-

              -

              21,789

              100.0

              -

              -

              -

              -

              Widowed

              30,866

              19.1

              -

              -

              -

              -

              30,866

              100.0

              -

              -

              Married

              88,045

              54.6

              -

              -

              -

              -

              -

              -

              88,045

              100.0

              Race

                        

              White

              149,178

              92.5

              17,163

              83.6

              19,844

              91.1

              28,941

              93.8

              83,230

              94.5

              Black

              10,975

              6.8

              3,227

              15.7

              1,826

              8.4

              1,767

              5.7

              4,155

              4.7

              Other

              1,075

              0.7

              138

              0.7

              119

              0.5

              158

              0.5

              660

              0.7

              Hispanic origin

                        

              Non-Hispanic

              151,442

              93.9

              18,783

              91.5

              20,442

              93.8

              29,520

              95.6

              82,697

              93.9

              Hispanic

              9,786

              6.1

              1,745

              8.5

              1,347

              6.2

              1,346

              4.4

              5,348

              6.1

              SES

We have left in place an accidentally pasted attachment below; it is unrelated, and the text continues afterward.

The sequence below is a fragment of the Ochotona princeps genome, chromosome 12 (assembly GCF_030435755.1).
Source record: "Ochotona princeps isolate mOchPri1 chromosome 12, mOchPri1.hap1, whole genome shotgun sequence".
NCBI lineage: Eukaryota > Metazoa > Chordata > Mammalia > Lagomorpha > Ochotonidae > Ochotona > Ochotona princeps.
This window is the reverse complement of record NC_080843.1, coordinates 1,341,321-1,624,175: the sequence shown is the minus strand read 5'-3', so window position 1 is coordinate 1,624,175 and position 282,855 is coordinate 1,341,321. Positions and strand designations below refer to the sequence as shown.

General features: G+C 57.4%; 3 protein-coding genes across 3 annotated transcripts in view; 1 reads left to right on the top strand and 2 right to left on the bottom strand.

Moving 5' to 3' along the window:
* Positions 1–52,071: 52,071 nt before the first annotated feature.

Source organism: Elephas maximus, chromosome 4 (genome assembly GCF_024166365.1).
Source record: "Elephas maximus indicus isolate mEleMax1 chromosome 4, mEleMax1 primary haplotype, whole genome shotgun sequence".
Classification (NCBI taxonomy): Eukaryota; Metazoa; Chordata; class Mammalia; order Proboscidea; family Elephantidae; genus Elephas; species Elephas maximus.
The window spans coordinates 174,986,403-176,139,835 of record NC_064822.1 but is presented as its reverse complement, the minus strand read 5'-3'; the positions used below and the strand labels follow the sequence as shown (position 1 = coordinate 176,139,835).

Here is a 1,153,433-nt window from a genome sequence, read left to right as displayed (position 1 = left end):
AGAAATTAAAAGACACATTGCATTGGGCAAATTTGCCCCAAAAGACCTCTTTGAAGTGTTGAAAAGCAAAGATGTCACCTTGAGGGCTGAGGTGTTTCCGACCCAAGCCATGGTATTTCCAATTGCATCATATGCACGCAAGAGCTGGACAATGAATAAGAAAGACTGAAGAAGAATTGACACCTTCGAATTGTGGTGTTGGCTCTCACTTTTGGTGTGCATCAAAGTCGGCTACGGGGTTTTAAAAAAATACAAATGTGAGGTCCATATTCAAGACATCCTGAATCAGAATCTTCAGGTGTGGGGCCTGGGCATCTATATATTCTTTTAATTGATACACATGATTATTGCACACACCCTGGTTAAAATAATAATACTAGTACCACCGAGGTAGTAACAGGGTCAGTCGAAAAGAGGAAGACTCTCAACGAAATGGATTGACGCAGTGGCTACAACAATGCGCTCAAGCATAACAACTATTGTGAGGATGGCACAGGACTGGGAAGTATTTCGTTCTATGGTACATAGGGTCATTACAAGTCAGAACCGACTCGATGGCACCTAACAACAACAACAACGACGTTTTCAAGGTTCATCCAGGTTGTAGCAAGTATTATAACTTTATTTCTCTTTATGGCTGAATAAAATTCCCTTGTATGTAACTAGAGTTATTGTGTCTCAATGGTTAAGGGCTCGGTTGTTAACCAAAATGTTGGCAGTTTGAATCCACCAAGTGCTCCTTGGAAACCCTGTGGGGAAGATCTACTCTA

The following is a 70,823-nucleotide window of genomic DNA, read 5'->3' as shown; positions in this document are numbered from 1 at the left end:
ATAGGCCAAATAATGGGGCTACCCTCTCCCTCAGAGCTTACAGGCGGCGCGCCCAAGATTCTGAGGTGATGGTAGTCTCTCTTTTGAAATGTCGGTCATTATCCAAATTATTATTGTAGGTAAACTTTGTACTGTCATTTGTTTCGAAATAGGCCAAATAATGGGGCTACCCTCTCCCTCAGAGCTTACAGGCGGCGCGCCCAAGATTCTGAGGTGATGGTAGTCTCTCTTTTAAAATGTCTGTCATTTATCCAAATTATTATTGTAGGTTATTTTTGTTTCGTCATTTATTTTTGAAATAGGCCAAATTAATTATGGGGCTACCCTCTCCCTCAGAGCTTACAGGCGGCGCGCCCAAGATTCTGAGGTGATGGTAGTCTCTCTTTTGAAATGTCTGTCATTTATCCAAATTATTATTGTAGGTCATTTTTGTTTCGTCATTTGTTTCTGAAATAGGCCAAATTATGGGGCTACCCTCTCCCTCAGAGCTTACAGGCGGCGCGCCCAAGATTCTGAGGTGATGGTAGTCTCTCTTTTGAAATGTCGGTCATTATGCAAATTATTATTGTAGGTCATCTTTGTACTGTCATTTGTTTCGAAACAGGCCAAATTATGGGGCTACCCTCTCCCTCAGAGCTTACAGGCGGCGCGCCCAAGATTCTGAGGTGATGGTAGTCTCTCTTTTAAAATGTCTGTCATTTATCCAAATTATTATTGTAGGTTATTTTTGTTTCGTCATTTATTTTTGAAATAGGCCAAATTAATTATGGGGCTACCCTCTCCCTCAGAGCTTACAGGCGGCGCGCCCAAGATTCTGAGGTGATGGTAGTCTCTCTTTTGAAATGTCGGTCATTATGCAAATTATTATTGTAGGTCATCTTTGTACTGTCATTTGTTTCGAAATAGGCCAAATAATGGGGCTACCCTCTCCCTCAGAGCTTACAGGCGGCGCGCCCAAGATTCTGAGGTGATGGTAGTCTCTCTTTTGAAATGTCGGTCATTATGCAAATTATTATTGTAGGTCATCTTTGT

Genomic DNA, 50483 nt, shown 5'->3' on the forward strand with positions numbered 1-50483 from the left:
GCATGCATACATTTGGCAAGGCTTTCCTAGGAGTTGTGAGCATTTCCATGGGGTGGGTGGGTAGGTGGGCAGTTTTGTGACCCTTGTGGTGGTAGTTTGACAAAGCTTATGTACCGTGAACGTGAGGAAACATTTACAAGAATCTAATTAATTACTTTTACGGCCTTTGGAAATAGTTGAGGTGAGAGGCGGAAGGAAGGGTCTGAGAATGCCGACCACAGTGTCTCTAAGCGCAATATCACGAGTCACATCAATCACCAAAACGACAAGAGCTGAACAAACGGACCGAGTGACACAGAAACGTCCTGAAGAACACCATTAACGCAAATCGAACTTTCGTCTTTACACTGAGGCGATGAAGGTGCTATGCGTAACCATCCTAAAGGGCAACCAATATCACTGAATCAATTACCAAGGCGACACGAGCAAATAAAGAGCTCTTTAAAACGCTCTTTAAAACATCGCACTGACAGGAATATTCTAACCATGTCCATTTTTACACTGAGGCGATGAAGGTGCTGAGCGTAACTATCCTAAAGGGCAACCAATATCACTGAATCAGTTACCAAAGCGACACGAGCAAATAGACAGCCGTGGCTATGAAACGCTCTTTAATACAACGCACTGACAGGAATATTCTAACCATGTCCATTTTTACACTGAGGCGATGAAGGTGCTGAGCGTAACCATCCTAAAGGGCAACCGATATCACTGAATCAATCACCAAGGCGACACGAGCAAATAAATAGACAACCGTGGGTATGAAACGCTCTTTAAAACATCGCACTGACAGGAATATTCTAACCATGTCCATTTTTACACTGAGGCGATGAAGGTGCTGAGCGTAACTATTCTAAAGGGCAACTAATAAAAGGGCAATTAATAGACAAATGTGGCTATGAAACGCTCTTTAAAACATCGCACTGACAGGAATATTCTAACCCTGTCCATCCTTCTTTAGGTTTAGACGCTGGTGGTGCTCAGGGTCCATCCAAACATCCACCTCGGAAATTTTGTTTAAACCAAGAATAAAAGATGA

Lowest

              20,668

              12.8

              4,674

              22.8

              3,723

              17.1

              3,755

              12.2

              8,516

              9.7

              Middle-Low

              52,264

              32.4

              6,912

              33.7

              7,818

              35.9

              9,999

              32.4

              27,535

              31.3

              Middle-High

              60,415

              37.5

              6,453

              31.4

              7,334

              33.7

              12,053

              39.0

              34,575

              39.3

              Highest

              27,881

              17.3

              2,489

              12.1

              2,914

              13.4

              5,059

              16.4

              17,419

              19.8

              Vital status

                        

              Alive

              21,919

              13.6

              2,376

              11.6

              2,332

              10.7

              3,685

              11.9